Court orders Zifa to pay $90k

HARARE - A High  Court judge has ordered financially-constrained Zimbabwe Football Association (Zifa) to pay a $90 000 debt to suspended board member Bernard Gwarada.

Gwarada, who was suspended together with vice president Omega Sibanda and 12 councillors last month, through his company Led Travel and Tours (Private) Limited (Led) filed a High Court application seeking a provisional sentence for the payment of $90 306,04.

High Court judge Loice Matanda-Moyo granted the application yesterday, after Zifa failed to appear for the hearing.

This resulted in Led’s lawyer Vimbai Hannah Tongoona applying for an order to be granted in the firm’s favour.

Circumstances leading to the litigation emerged in 2013 when Led borrowed money from two banks on behalf of the football association to finance the Warriors’ Fifa 2014 World Cup qualifying campaign.

The loans were to cover the cost of the air tickets, with the Zifa Trust underwriting the transaction and the chairman of the Trust, Tshinga Dube, providing the security.

But the Zifa Trust has not been functioning since the Warriors completed the disastrous 2014 World Cup qualifying campaign.

Zimbabwe finished bottom of the table, with just two points, after losing four of their six matches and failing to win a single match.

According to a copy of an acknowledgement of debt attached to the High Court application, Zifa was supposed to start repaying the money by the end of January this year.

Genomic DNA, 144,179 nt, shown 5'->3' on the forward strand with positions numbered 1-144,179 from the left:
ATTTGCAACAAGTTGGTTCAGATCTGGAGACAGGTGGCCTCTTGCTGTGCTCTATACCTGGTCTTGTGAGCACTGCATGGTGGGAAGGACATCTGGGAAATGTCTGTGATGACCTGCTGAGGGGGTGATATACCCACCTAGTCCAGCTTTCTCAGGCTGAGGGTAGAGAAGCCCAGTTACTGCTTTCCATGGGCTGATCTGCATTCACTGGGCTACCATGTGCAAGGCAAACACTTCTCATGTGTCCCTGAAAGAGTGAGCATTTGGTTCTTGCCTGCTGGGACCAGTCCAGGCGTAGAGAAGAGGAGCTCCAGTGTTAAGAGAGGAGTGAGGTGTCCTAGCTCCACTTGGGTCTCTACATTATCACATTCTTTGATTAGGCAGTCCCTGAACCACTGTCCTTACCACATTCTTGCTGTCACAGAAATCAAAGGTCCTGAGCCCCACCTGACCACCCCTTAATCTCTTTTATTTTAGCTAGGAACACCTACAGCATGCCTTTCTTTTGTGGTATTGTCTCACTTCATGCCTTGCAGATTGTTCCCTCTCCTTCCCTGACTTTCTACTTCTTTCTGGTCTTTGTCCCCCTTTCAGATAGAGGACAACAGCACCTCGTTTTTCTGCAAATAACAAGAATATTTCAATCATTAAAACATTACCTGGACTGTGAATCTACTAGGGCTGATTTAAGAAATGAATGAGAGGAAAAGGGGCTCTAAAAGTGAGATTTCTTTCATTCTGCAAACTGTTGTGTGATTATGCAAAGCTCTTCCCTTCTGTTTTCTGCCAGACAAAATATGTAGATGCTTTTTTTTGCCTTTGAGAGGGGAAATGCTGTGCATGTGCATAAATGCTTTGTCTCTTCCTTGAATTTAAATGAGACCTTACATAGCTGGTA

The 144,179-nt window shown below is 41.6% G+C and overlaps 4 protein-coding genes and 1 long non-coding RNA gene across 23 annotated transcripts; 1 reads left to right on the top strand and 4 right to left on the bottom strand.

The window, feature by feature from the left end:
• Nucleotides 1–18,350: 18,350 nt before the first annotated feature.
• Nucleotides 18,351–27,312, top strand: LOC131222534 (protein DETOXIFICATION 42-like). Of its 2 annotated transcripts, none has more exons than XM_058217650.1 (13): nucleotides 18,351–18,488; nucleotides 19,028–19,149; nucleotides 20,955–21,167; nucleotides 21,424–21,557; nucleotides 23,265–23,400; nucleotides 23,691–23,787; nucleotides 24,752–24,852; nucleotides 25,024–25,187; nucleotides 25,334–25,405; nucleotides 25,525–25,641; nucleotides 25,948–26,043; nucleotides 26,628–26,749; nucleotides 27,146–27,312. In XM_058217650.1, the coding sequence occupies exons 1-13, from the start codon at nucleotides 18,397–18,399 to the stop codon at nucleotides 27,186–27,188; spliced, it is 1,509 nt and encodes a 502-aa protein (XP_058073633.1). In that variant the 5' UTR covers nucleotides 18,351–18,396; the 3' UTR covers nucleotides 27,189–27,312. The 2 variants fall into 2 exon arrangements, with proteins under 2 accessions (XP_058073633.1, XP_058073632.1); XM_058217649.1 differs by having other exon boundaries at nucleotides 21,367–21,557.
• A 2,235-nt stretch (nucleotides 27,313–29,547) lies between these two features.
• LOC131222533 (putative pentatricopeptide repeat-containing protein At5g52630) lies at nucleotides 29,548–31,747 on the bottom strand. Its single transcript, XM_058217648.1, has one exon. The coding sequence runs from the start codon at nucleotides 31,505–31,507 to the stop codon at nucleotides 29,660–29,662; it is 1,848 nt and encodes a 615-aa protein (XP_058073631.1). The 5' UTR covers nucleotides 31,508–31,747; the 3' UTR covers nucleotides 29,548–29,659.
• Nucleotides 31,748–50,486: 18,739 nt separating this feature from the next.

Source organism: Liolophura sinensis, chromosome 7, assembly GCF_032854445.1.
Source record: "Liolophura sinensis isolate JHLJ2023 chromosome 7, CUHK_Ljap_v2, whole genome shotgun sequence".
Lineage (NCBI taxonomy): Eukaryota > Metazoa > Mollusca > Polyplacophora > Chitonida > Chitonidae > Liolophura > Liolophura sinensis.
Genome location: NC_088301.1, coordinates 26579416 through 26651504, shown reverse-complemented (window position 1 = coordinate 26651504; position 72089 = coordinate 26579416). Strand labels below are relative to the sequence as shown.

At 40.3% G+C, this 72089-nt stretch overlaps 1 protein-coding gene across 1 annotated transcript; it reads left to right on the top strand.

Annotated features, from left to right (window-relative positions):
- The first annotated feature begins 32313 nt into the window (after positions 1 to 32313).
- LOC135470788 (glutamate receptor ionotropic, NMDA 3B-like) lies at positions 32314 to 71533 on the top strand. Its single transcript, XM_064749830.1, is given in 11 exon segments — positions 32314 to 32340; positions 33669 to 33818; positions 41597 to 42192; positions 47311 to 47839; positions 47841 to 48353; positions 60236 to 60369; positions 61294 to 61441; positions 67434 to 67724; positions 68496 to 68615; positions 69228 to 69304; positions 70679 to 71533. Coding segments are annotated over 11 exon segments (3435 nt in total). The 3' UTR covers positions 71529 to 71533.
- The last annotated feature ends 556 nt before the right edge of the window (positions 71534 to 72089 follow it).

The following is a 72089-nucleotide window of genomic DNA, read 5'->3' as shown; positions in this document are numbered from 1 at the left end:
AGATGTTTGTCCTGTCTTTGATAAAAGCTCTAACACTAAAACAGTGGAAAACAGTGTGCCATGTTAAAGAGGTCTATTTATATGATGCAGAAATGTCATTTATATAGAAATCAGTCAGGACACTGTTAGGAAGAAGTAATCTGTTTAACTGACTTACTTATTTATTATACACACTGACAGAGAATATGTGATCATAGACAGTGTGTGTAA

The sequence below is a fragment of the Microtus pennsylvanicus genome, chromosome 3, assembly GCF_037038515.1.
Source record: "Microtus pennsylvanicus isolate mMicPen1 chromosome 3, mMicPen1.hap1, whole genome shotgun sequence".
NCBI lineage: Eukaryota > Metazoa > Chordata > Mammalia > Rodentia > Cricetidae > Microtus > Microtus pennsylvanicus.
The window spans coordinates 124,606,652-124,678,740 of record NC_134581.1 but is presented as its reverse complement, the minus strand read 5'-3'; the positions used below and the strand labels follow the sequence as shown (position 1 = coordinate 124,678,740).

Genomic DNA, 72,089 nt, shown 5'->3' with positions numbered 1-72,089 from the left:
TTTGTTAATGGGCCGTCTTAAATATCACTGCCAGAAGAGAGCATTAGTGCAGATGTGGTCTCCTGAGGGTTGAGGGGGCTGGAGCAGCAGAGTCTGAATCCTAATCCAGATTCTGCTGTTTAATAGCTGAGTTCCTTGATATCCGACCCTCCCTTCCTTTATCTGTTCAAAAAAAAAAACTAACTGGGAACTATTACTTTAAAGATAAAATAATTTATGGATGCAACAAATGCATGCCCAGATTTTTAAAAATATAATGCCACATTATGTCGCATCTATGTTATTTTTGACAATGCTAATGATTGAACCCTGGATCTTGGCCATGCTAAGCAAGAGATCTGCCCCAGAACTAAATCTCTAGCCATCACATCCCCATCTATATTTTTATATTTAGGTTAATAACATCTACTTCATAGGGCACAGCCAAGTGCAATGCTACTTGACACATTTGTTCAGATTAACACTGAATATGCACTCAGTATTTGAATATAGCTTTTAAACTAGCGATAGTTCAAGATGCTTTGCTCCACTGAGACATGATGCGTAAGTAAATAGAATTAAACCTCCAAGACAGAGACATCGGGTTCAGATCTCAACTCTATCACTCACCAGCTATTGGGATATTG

The acknowledgement of debt dated December 15, 2014, was addressed to Gwarada by Zifa chief executive officer Jonathan Mashingaidze.

“The Zimbabwe Football Association wishes to acknowledge the above debt made up as follows, $32 118,96 owed to Led Travel and Tours for facility offered to the company by FBC Bank on behalf of the Zimbabwe Football Association,” reads the notice.

“$58 187,08 owed to Led Travel and Tours for facility offered to the company by BancABC on behalf of the Zimbabwe Football Association.”

In their High Court application, Led through their lawyer Tongoona from Nyakutombwa, Mugabe Legal Counsel said: “In terms of the said document an amount of $90 306,04 was acknowledged as being due and owing to the plaintiff (Led) by the said defendant (Zifa).

“You are called upon to satisfy the plaintiff’s claim immediately, by paying the amount claimed to the Sheriff of Zimbabwe or to the plaintiff’s legal representatives, Messrs Nyakutombwa, Mugabe Legal Counsel.”

Earlier this year, bailiffs sent by the two banks visited the Led offices in the capital and attached a number of movable assets.

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